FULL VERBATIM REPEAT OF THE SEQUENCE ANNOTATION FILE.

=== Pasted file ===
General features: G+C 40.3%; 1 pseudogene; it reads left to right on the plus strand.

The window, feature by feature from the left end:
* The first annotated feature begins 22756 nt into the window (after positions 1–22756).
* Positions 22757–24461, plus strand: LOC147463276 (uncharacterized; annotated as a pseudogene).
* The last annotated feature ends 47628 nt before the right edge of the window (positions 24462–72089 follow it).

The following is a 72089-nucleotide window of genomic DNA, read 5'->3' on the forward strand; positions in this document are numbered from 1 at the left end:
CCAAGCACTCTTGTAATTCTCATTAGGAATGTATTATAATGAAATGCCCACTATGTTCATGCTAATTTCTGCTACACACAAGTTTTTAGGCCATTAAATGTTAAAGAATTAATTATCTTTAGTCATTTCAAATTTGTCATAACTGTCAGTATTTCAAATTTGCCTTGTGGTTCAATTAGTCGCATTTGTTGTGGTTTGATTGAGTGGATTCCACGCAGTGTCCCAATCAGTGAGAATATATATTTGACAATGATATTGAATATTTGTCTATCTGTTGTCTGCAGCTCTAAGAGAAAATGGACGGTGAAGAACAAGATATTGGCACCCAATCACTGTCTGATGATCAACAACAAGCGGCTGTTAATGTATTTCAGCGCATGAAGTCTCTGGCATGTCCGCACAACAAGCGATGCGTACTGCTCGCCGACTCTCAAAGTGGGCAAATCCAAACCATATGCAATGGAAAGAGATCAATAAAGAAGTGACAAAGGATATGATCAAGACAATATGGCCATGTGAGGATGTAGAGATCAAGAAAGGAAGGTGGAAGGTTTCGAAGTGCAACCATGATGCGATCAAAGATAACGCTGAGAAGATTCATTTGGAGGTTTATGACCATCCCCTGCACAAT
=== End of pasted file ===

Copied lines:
General features: G+C 40.3%; 1 pseudogene; it reads left to right on the plus strand.

The window, feature by feature from the left end:
* The first annotated feature begins 22756 nt into the window (after positions 1–22756).
* Positions 22757–24461, plus strand: LOC147463276 (uncharacterized; annotated as a pseudogene).
* The last annotated feature ends 47628 nt before the right edge of the window (positions 24462–72089 follow it).

The following is a 72089-nucleotide window of genomic DNA, read 5'->3' on the forward strand; positions in this document are numbered from 1 at the left end:
CCAAGCACTCTTGTAATTCTCATTAGGAATGTATTATAATGAAATGCCCACTATGTTCATGCTAATTTCTGCTACACACAAGTTTTTAGGCCATTAAATGTTAAAGAATTAATTATCTTTAGTCATTTCAAATTTGTCATAACTGTCAGTATTTCAAATTTGCCTTGTGGTTCAATTAGTCGCATTTGTTGTGGTTTGATTGAGTGGATTCCACGCAGTGTCCCAATCAGTGAGAATATATATTTGACAATGATATTGAATATTTGTCTATCTGTTGTCTGCAGCTCTAAGAGAAAATGGACGGTGAAGAACAAGATATTGGCACCCAATCACTGTCTGATGATCAACAACAAGCGGCTGTTAATGTATTTCAGCGCATGAAGTCTCTGGCATGTCCGCACAACAAGCGATGCGTACTGCTCGCCGACTCTCAAAGTGGGCAAATCCAAACCATATGCAATGGAAAGAGATCAATAAAGAAGTGACAAAGGATATGATCAAGACAATATGGCCATGTGAGGATGTAGAGATCAAGAAAGGAAGGTGGAAGGTTTCGAAGTGCAACCATGATGCGATCAAAGATAACGCTGAGAAGATTCATTTGGAGGTTTATGACCATCCCCTGCACAAT